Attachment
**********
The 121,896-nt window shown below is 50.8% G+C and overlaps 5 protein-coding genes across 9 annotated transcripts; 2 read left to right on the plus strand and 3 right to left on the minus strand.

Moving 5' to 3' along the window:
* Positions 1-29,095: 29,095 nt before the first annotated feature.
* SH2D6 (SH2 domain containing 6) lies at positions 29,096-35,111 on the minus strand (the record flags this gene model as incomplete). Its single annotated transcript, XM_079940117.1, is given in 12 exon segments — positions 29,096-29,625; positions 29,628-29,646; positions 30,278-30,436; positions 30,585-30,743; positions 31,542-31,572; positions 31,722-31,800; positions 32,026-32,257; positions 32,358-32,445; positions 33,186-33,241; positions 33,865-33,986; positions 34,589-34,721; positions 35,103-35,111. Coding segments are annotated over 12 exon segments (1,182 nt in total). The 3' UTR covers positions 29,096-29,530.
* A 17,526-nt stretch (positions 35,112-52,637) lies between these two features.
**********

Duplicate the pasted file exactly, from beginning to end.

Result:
The 121,896-nt window shown below is 50.8% G+C and overlaps 5 protein-coding genes across 9 annotated transcripts; 2 read left to right on the plus strand and 3 right to left on the minus strand.

Moving 5' to 3' along the window:
* Positions 1-29,095: 29,095 nt before the first annotated feature.
* SH2D6 (SH2 domain containing 6) lies at positions 29,096-35,111 on the minus strand (the record flags this gene model as incomplete). Its single annotated transcript, XM_079940117.1, is given in 12 exon segments — positions 29,096-29,625; positions 29,628-29,646; positions 30,278-30,436; positions 30,585-30,743; positions 31,542-31,572; positions 31,722-31,800; positions 32,026-32,257; positions 32,358-32,445; positions 33,186-33,241; positions 33,865-33,986; positions 34,589-34,721; positions 35,103-35,111. Coding segments are annotated over 12 exon segments (1,182 nt in total). The 3' UTR covers positions 29,096-29,530.
* A 17,526-nt stretch (positions 35,112-52,637) lies between these two features.